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Two Hands, a Dream: Working in a Textile Plant in the Heart of Dixie

Kenneth does have a passive attitude toward certain issues in life, but not with sexual harassment and bullying. I can't let these areas go.

The year is 1974. September to be exact. Being fired from my "first" job one year just fresh out of high school in May, 1972, I stopped by Toll-Gate Garment Corp., Hamilton, Ala., one of the many contributing industries helping to bolster this country's prosperity, to talk with a long-time buddy, "Ron," his real first name, about employment.

He called me that very evening to inform me to report for work the next morning at 7 a.m. My first reaction to this news (after I hung up) was rats! You'll understand this exclamation of disappointment if you have ever worked in a garment factory or now employed in a Mexican or other out-of-country textile plant.

To those who are scratching their heads about now, a textile plant is what the film, Norma Rae was about. Remember Sally Field standing on a table holding up a homemade sign that reads: "UNION!"

Sadly, the plant where "Ron" and I were employed was strictly non-union.

Early textile plant in the U.S.A.

Early textile plant in the U.S.A.

Every Morning

you have your usual clatter, chatter and yakking mouths trying to lie and drink that unmistakable break rom coffee simultaneously. Quite a feat if you are swift. Quite a guffaw if you are clumsy. These are daily memories you can bet your house on becoming true between the hours of 6 and 7 a.m., the accepted time for work hands to get in line and clock in for work in plants.

A moment of clarity: down south "hands" is what we refer to as employees and "plants" are terms for factories. I have heard the occasional tongue slip by a vacationing northerner to our "neck of the woods," another ruralism meant to signify "homeland."

Isn't living where you are most comfortable grand? This question really had nothing to do with my hard-hitting topic of what dreams evolve from hands in plants in the south where I grew up. Oh, yes, sir. (I should have used another ruralism, yes, sireee) I saw my time in plants before embarking on a 24-year grind in the daily newspaper game.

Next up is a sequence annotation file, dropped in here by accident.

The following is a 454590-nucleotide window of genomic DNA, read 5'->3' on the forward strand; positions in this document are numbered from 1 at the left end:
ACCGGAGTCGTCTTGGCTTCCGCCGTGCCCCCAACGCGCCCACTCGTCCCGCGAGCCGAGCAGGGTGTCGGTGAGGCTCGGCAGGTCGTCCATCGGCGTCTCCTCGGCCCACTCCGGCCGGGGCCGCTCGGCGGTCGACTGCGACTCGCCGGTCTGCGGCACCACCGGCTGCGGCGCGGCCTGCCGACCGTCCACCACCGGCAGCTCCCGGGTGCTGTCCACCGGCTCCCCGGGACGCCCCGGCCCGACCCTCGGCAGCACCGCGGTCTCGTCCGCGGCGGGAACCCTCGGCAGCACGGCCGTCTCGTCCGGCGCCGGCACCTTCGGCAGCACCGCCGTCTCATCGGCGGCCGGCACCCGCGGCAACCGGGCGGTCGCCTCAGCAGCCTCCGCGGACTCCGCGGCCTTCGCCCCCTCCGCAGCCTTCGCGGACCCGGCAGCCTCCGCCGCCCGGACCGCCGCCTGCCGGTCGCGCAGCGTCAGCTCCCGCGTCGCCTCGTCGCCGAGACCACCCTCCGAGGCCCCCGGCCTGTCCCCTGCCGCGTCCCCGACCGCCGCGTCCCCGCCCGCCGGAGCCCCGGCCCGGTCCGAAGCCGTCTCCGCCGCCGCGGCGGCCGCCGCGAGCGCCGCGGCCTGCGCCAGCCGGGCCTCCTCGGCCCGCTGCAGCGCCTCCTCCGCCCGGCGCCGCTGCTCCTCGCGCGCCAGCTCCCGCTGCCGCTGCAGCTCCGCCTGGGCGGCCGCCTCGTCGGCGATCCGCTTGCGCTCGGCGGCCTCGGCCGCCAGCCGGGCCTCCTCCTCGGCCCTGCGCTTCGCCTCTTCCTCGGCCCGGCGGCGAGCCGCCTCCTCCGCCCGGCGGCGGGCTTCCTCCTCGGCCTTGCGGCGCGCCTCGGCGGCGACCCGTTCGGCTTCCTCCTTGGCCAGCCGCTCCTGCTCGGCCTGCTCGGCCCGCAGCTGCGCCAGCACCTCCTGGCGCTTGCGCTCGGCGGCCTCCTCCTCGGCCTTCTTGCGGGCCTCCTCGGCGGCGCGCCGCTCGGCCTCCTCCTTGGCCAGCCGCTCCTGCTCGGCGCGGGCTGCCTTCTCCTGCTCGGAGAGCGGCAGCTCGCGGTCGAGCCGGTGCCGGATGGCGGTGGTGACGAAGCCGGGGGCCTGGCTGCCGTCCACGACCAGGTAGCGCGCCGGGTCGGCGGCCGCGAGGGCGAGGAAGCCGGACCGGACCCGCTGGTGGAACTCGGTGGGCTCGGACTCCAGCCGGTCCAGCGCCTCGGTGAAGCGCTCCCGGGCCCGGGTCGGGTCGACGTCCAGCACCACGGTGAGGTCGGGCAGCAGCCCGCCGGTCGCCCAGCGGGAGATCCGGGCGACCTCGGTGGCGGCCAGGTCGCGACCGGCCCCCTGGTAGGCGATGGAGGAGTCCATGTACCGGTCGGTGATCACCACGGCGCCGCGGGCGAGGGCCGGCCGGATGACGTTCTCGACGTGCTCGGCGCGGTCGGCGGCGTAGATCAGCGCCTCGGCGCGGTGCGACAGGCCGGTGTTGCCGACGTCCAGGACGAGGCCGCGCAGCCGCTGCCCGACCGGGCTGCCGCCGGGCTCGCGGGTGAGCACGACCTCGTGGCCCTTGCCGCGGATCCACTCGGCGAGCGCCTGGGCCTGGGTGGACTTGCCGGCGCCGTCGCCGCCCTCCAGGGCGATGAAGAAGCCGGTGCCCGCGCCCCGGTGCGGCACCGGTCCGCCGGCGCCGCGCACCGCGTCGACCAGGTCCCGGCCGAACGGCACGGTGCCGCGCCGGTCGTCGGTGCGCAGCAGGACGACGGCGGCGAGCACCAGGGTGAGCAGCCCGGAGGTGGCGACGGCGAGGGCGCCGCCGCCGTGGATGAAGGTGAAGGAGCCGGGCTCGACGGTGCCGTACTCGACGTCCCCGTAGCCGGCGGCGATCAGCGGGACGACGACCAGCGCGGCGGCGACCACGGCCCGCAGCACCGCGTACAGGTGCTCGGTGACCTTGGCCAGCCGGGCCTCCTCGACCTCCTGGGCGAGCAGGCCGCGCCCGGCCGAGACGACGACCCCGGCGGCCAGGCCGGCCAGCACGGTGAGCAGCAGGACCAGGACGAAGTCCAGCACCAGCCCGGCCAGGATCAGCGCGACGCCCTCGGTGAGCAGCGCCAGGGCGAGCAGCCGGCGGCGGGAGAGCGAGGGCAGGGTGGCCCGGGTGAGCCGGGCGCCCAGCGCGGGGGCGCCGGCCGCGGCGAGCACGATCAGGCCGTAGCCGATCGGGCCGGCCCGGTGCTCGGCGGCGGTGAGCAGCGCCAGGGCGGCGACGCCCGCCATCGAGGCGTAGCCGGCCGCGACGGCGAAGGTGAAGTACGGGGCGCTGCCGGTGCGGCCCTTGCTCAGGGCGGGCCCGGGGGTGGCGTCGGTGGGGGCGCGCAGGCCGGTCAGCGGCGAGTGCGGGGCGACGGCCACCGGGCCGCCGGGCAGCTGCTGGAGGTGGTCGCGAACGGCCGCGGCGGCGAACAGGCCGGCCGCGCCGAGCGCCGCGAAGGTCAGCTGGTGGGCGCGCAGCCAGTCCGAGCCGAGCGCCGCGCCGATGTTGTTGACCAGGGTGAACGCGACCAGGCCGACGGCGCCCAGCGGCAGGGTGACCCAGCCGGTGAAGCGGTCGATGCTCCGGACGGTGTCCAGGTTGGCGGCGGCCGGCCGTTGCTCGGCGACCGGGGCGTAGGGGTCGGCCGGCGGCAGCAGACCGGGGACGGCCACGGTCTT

What? You thought all of this time that I was born with a silver hub in my mouth? Not quite. I know what the annoying feeling is like to be disturbed at 5:30 a.m., Monday through Friday while having one of the best dreams possible for mortal man by a fifteen-buck General Electric clock radio set on some annoying country station where hog reports are like the Holy Grail of radio news. That is only the beginning of plant life, my friends.

This is proof of nothing good comes from outsourcing American jobs to foreign countries such as in the case of our now-depleted textiles industries.

This is proof of nothing good comes from outsourcing American jobs to foreign countries such as in the case of our now-depleted textiles industries.

One can Actually

see the greased clockwork of industry turning as you park your car that the bank owns and you have it secured in the very, very back of your mind if you miss too many days from your plant job, the bank will come-a knocking and won't care if the house is a-rocking for they repo men have no heart much less a soul. All they care about is the few hundred they make on slobs like me who all but sold their souls to own a car, have a job and make real American money in an American plant.

There is a certain sound made by a timeclock that has been used way past its better days. "Thung! Thack!" That is the best I have. I am not known for my timeclock impressions. I do a better Jackie Vernon, the sad stand-up comic who appeared regularly on the Ed Sullivan Show and that was it. But please do not ask me to Vernon anytime soon for my heart breaks each time I see him in my memories trying his hardest to be a super star and failing right before my eyes.

Maybe if I had the dough, I might hire a few good artists from Marvel Comics who are masters of sound affects in comicdom. Remember the Batman show on ABC in the late 1960's with Adam West as the Caped Crusader and Burt Ward as Robin? And those awful fight scenes. The "Thud!" "Whack!" "Zam!" grew old. Quickly. Even I knew at that early, stupid age that those fights were not real.

Rolls of fabric in a textile factory.

Rolls of fabric in a textile factory.

Like Clockwork, you get to Your Work Area

and start the daily ritual of acting like you are a happy employee just in case the plant manager (who was nothing more than someone like you who got lucky one day by catching the plant owner in a compromising position with his secretary in the stock room and suddenly he was somebody) walks by to see his flock of blind sheep clipping and snipping the time away just to make another payment on the Chrysler Cordoba. (I hated that car).